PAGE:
I felt bad for rapper Charles Hamilton last Monday night as he performed the opening act for neo-soul legend Erykah Badu. Despite his high levels of energy and numerous catchy songs, there were literal groans from the audience each time he introduced a new tune near the end of his set. It wasn’t the opener’s fault; the sold-out Wilfrid Pelletier hall was simply buzzing with anticipation and impatience as all 3000 of us awaited the headliner’s arrival. When she finally walked onstage, it was to deafening applause and a spontaneous standing ovation from almost the entire crowd. Wearing baggy pants, a t-shirt, and a large grey coat, Badu was likely the most casually dressed performer this concert hall had ever seen – as soon as she opened her mouth, however, I am sure that little thought was spared for her clothes.
Indeed, as she launched into a low-key rendition of the well-known anthem 20 Feet Tall, her voice, aided in part by a healthy amount of reverb, hit us with force and resonated powerfully throughout the crowded venue. Soon after, 3 background singers came onstage to join the 7-piece band already onstage for On and On. As the drum kicked in with the infectious beat most of the crowd seemed to know well, audience members leapt to their feet, and just like that, Wilfrid Pelletier was transformed into a dance hall.
From that moment on, Badu could do no wrong. Whether singing an intimate tune accompanied solely by keys, entertaining us with the drum machine at her side between songs, or dancing to her band’s beats, she had the entire audience eating out of the palm of her hand – spectators even threw flowers at her feet more than once during the concert.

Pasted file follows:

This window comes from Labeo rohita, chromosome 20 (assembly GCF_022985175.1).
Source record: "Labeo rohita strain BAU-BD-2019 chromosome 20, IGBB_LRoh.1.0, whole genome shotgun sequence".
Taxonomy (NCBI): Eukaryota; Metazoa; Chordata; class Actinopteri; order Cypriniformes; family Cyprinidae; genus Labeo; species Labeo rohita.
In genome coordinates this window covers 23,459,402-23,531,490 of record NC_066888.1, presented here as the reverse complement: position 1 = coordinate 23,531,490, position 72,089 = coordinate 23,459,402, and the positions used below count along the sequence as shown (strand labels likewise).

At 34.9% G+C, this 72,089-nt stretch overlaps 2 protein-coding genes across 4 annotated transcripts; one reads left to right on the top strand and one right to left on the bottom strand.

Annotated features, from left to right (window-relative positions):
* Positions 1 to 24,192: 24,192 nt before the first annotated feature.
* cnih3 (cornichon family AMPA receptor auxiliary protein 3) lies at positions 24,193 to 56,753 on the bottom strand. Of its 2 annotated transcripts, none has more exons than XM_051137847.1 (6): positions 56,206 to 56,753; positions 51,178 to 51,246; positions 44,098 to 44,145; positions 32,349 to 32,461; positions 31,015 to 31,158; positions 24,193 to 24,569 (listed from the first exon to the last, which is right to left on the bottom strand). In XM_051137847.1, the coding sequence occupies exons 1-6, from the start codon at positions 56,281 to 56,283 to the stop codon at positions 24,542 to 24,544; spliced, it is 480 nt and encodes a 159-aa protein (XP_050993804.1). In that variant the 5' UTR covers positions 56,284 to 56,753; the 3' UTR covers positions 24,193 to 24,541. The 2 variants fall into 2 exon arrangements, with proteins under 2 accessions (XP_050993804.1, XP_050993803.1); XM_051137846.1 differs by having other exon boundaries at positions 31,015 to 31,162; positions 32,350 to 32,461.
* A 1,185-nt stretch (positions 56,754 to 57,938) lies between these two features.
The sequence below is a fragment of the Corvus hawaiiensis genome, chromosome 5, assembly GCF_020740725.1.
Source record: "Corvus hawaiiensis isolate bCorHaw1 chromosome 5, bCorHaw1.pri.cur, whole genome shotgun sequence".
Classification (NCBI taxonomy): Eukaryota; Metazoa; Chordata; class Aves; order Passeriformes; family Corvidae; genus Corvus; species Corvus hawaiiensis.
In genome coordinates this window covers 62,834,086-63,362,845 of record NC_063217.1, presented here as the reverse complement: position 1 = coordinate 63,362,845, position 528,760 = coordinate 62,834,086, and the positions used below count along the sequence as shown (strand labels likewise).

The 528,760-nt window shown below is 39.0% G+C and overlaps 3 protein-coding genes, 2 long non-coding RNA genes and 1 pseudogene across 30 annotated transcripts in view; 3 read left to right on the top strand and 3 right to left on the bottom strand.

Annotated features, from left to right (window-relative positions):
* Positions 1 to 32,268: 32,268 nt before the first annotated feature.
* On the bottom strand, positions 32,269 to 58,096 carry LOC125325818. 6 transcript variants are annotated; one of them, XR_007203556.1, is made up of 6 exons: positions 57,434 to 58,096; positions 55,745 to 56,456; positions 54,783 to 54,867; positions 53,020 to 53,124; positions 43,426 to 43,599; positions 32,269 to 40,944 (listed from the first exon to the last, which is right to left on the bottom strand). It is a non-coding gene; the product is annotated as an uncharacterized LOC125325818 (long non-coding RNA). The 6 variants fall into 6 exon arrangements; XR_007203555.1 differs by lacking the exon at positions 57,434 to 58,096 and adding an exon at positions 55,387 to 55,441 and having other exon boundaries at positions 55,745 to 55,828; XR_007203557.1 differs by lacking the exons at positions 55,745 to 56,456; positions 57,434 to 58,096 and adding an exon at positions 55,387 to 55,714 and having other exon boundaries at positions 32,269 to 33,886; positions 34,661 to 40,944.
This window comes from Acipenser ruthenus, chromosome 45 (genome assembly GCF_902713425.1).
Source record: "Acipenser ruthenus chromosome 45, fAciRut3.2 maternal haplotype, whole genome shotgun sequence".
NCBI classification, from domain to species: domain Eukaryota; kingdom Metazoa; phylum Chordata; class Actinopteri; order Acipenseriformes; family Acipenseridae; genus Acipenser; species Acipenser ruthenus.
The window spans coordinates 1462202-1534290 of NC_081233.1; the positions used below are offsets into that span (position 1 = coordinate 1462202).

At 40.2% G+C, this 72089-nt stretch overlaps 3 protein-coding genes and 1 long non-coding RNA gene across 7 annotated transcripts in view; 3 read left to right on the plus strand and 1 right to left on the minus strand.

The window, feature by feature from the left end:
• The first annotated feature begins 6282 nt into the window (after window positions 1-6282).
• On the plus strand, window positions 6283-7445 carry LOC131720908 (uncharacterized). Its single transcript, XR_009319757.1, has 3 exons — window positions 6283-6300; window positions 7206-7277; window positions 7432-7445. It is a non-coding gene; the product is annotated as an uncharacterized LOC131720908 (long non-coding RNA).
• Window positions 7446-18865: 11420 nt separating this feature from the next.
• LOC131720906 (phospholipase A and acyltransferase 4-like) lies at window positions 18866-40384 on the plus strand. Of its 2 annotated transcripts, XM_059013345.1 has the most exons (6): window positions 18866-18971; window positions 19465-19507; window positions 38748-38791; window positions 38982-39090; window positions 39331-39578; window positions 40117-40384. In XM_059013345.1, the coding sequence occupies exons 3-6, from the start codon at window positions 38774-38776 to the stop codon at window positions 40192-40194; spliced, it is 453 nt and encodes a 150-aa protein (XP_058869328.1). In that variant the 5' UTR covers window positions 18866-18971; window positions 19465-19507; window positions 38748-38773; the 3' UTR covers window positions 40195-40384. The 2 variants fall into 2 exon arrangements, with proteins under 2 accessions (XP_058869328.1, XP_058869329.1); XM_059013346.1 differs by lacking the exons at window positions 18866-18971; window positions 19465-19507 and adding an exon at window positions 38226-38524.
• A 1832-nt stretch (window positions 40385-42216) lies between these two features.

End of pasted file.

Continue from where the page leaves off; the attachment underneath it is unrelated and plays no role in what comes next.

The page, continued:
Rarely do I find that recordings fail to do justice to a singer’s voice, but this was the case with Erykah Badu. The singer made use of a remarkable range, belting out impressively high notes with apparent ease. Her voice was consistently strong, polished, and always perfectly controlled.
Though not strictly a jazz performer, Erykah Badu and her band managed to capture the carefree improvisational aspect of the style throughout the evening – on more than one occasion, her hip-hop tunes turned into an open jam, with expert solos played by the keys or bass. Badu herself even tried her hand at scatting early on in the evening, and was met with roaring cheers.
All in all, it seemed only fitting for Badu to be humbly accepting the prestigious Ella Fitzgerald award at the end of the evening. The award, which recognizes the influence of a different vocal artist at the Montreal Jazz Fest each year, has been received in the past by legends such as Bobby McFerrin and Diana Krall. After the show she had just put on, combining versatility, spontaneity and true powerhouse vocals, there could have been little doubt left in the hall that Erykah Badu deserved to join the ranks of truly great performers to have graced the Montreal Jazz Festival.